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15 Jan 2009 07:12
Israel struck fresh targets on Thursday and waged street battles in Gaza as the international community stepped up efforts to broker a truce to a 20-day-old war that has claimed more than 1 000 lives.
With United Nations chief Ban Ki-moon in the region to seek an end to the conflict, diplomats said Hamas has accepted an Egyptian-brokered ceasefire, although the Islamists merely indicated support for its “broad outlines”.
Hamas leader Ismail Haniya spelled out his conditions for a ceasefire in an article published on Thursday in Britain’s Independent newspaper, appealing to Westerners to press for an end to Israel’s military onslaught.
“Israel must end its criminal war and slaughter of our people, lift completely and unconditionally its illegal siege of the Gaza Strip, open all our border crossings and completely withdraw from Gaza,” Haniya wrote.
“After this we would consider future options,” added the leader of the Palestinian movement that rules Gaza.
The head of Gaza’s emergency services, Moawiya Hassanein, told Agence France-Presse (AFP) 1 038 people have been killed in the Hamas-run territory while a further 4 850 people have been wounded since the December 27 launch of Operation Cast Lead.
Israeli warplanes blasted Gaza’s southern border with Egypt, killing at least 16 people including a 13-year-old boy in night-time bombing raids across the territory that also injured five people at a Rafah mosque.
The Israeli military said the air force struck nine rocket launch pads and three smuggling tunnels as they pushed on with their bid to prevent the Islamists from firing rockets and missiles across the border.
On Wednesday, a total of 15 rockets and mortars were fired into Israel from Gaza, the army said, a fraction of those fired at the start of the war on December 27.
A senior Israeli defence official told AFP that the war, which has killed about 400 civilians and has sparked outrage across the Muslim world, could well continue until the January 20 inauguration of United States president-elect Barack Obama.
“Israel is still waiting for guarantees on solving the issue of weapon smuggling and things are moving in Cairo,” he said on condition of anonymity.
“Nevertheless, Israel is not feeling any pressure at this point to end the operation,” he added.
Hamas has remained defiant throughout the campaign, with Haniya insisting earlier this week it was nearing victory over the Jewish state.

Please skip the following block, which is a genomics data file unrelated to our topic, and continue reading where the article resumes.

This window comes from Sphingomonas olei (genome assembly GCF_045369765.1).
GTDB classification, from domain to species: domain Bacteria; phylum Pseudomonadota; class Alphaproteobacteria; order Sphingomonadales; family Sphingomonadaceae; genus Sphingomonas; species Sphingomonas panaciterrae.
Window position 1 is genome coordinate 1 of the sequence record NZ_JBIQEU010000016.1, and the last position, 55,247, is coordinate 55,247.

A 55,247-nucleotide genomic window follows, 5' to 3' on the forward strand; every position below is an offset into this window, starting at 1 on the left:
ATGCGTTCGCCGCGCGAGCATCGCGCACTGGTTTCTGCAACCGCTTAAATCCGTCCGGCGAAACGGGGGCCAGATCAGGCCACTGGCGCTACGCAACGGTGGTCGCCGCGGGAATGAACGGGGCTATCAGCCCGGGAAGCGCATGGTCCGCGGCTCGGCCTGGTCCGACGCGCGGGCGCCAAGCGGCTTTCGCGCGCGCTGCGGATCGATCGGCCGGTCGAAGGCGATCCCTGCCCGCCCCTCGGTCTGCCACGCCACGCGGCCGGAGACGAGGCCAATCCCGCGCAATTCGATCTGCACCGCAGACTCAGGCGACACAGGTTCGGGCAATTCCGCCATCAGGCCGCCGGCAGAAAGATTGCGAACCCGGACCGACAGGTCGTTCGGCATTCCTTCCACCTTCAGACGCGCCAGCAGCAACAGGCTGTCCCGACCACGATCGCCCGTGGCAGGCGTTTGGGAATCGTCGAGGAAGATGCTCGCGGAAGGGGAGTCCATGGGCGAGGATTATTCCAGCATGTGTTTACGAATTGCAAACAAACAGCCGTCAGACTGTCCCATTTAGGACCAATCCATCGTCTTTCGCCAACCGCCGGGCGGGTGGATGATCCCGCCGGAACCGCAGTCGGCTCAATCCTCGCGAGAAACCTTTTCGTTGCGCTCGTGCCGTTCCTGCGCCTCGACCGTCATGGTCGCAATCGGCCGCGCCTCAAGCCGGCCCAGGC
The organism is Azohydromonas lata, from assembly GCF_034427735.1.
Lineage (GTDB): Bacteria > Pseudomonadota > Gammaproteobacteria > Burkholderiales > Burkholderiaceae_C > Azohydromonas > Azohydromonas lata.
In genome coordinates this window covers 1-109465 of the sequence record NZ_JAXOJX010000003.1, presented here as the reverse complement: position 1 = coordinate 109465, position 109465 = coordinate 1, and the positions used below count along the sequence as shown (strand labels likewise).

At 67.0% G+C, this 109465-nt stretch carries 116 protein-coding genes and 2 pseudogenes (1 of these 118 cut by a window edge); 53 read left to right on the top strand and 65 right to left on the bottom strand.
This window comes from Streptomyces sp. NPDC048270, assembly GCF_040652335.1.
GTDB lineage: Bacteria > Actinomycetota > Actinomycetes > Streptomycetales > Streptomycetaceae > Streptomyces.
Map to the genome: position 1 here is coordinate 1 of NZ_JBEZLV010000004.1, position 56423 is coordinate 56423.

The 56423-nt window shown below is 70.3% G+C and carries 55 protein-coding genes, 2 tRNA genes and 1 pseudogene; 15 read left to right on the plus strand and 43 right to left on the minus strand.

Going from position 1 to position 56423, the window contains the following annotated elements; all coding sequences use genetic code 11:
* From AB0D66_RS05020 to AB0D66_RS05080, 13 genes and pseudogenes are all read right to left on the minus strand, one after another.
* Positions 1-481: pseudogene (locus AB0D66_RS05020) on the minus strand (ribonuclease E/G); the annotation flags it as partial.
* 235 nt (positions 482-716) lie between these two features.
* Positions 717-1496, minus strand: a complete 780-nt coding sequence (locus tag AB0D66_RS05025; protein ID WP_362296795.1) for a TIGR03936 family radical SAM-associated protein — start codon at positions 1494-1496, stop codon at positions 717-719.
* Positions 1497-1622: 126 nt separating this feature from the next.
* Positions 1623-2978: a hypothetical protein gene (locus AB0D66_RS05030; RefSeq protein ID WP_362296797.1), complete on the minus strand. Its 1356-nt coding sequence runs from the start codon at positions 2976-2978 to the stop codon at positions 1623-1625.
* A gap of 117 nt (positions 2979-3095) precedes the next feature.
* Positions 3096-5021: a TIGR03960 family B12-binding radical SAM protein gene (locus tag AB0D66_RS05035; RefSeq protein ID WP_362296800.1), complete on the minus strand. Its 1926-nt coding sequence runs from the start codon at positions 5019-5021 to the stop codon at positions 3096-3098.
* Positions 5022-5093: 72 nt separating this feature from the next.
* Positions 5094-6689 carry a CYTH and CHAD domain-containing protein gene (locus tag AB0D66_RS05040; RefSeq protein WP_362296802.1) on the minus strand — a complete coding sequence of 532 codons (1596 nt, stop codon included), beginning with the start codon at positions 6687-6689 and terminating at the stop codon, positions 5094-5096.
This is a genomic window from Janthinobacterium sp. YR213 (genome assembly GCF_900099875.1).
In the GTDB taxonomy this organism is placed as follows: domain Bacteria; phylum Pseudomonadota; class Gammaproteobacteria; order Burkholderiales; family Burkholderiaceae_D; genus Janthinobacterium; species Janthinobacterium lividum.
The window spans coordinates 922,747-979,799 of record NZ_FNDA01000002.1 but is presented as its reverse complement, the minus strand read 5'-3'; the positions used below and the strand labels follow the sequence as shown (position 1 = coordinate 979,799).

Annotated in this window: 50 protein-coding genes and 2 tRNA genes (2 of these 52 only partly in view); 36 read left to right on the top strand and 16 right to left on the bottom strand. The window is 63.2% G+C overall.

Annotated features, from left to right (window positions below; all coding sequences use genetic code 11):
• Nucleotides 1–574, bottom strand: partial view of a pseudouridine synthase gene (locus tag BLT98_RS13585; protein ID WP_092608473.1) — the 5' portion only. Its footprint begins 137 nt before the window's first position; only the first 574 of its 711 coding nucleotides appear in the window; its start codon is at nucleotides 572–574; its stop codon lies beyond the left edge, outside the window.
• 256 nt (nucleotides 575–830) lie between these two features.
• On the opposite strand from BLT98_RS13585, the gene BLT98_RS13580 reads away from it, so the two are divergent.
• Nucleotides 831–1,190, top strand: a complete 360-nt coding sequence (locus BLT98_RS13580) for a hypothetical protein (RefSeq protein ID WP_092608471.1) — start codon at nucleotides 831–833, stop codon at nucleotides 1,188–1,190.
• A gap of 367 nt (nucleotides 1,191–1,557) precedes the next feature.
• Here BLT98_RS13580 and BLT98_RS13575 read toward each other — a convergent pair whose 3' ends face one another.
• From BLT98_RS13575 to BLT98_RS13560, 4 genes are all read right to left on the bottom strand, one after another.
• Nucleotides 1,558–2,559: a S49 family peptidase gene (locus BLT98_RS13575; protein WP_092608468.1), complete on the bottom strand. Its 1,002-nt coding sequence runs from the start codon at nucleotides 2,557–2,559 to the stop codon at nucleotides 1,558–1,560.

But a Gaza-based leader of the Islamist group said after talks with officials in Cairo that it did not reject the “broad outlines” of an Egyptian-brokered truce plan, without accepting the plan outright.
“President [Hosni] Mubarak’s vision is the only one that was proposed, we don’t ask for any amendment to its broad outlines,” Salah al-Bardawil told journalists in Cairo.
He said Hamas has “presented to the Egyptian leadership our detailed vision”, despite the fact Egyptian and Spanish diplomats said Hamas had accepted the plan.
The Islamists’ vision is to be put to senior Israeli defence official Amos Gilad when he visits Cairo to discuss the initiative on Thursday, when diplomatic efforts are to mount for a ceasefire.
These include emergency sessions of the UN General Assembly and Gulf Cooperation Council, and Israeli Foreign Minister Tzipi Livni’s meetings with UN Secretary General Ban and German Foreign Minister Frank-Walter Steinmeier.
Israel, whose death toll from the conflict is 13, has made ending the offensive conditional on a complete halt to rocket fire against the south of the country and stemming arms smuggling from Egypt into Gaza.
But a senior US State Department said Hamas has yet to meet the terms for a ceasefire.
“It’s not a done deal yet. They’re still working it.
There are a number of Hamas conditions that are having to be dealt with,” the official told AFP on condition of anonymity after the White House voiced scepticism about Hamas.
In Cairo, Ban again pleaded for “an immediate and durable ceasefire” at the start of a trip that will take him to Jordan, Israel, the West Bank, Turkey, Syria, Lebanon and an Arab League summit next Monday in Kuwait.
Germany’s Steinmeier, who arrived in Tel Aviv on Thursday morning, praised Egypt’s peace-brokering in a joint statement with French counterpart Bernard Kouchner.
“Important progress has been made over the past days in identifying workable solutions,” they said.
But Bolivian President Evo Morales said his country had severed ties with Israel to protest the Gaza war, a move matched by Venezuela, whose President, Hugo Chávez, had already expelled Israel’s ambassador on January 6.
In a recording posted on the internet entitled “A Call for Jihad to Stop Aggression against Gaza,” al-Qaeda chief Osama bin Laden called for a holy war to restore “Jerusalem and Palestine”.
The offensive has sparked widespread concern about a humanitarian crisis breaking out in one of the world’s most densely populated places where the vast majority of the 1,5-million population depends on foreign aid.—AFP
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